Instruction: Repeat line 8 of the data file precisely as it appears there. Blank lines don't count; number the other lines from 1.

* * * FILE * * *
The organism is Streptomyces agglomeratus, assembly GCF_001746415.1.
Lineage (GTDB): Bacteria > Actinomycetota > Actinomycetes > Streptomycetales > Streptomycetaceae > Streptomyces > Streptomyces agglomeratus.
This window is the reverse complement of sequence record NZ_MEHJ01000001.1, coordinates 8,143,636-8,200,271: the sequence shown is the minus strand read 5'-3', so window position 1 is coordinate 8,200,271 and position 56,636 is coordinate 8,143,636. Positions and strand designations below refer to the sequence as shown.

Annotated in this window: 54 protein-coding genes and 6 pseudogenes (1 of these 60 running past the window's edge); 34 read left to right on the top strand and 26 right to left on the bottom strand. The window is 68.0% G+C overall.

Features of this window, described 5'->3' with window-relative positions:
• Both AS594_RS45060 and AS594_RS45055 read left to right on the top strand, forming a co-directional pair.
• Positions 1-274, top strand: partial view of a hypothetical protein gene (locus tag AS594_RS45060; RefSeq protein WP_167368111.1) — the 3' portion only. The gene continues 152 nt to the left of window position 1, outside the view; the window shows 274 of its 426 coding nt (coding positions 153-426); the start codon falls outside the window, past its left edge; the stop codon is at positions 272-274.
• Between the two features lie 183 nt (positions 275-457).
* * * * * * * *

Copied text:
• Between the two features lie 183 nt (positions 275-457).